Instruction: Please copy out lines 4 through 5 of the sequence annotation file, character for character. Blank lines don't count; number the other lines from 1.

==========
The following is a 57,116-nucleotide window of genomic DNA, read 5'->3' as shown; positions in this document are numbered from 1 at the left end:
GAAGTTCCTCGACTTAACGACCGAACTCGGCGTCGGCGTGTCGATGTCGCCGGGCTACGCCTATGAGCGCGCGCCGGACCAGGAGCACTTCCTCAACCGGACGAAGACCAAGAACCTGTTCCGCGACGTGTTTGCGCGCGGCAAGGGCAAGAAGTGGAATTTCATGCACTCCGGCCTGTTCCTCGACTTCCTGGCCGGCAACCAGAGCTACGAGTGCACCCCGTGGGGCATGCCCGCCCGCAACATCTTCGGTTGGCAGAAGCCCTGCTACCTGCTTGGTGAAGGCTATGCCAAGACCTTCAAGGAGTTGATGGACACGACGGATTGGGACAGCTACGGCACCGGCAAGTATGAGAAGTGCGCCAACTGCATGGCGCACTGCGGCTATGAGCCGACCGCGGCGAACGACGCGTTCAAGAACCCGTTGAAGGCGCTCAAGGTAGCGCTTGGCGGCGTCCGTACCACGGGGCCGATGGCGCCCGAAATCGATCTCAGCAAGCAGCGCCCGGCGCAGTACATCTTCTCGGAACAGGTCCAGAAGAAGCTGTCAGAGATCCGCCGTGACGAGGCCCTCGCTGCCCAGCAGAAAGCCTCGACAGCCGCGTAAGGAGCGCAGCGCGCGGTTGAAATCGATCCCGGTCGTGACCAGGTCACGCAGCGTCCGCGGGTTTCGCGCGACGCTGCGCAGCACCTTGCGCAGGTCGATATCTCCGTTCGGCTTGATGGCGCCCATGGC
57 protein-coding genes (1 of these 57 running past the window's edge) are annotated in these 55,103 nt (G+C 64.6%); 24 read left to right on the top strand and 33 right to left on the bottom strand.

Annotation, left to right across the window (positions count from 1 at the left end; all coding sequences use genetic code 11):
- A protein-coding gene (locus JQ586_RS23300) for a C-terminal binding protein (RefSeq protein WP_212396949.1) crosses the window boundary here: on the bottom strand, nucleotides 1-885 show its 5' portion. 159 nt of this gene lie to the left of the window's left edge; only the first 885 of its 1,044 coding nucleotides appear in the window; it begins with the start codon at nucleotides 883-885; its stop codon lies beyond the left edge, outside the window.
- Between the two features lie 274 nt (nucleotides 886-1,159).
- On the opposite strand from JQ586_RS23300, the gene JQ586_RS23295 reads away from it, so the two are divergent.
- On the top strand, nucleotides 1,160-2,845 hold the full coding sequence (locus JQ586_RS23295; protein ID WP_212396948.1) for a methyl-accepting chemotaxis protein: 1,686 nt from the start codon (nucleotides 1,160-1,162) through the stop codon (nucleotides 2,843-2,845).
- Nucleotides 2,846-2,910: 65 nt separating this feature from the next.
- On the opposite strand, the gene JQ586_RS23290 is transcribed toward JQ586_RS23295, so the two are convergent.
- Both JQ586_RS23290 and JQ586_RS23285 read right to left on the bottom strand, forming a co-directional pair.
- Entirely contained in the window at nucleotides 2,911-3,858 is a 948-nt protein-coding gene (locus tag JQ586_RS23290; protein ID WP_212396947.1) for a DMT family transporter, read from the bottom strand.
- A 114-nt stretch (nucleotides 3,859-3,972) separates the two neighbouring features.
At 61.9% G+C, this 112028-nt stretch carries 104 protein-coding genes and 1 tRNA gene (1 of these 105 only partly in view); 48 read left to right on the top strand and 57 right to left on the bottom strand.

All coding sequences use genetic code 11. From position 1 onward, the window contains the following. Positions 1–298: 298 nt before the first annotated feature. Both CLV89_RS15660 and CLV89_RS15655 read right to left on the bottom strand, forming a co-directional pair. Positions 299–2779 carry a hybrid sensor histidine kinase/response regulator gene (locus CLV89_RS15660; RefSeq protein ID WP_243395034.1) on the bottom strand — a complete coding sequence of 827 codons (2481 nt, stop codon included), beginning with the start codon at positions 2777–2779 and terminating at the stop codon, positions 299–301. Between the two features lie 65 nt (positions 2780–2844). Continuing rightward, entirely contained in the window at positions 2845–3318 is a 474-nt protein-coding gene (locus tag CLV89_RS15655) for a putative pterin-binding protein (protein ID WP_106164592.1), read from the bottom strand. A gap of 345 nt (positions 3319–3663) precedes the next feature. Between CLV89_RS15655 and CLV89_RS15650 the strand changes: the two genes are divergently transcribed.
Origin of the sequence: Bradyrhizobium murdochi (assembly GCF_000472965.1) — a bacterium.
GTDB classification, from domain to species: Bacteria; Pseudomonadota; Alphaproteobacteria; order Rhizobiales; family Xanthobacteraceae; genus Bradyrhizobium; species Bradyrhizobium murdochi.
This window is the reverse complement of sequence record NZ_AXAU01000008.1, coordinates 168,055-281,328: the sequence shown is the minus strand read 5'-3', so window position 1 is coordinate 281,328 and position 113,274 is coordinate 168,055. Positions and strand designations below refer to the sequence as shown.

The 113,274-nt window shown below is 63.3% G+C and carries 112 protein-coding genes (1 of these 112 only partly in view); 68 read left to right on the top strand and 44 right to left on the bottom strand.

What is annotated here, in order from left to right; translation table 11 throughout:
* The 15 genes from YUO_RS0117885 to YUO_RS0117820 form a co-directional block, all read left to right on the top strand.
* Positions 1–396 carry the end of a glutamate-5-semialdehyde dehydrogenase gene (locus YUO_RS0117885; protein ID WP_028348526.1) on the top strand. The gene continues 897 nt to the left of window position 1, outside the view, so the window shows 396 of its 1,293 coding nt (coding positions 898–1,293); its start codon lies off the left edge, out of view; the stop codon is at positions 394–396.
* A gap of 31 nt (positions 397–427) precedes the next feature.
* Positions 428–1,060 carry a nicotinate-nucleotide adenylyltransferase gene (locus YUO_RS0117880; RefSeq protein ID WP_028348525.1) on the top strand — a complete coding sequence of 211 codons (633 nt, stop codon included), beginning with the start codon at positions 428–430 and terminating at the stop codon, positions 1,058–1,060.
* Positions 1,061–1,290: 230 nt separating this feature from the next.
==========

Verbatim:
Annotation, left to right across the window (positions count from 1 at the left end; all coding sequences use genetic code 11):
- A protein-coding gene (locus JQ586_RS23300) for a C-terminal binding protein (RefSeq protein WP_212396949.1) crosses the window boundary here: on the bottom strand, nucleotides 1-885 show its 5' portion. 159 nt of this gene lie to the left of the window's left edge; only the first 885 of its 1,044 coding nucleotides appear in the window; it begins with the start codon at nucleotides 883-885; its stop codon lies beyond the left edge, outside the window.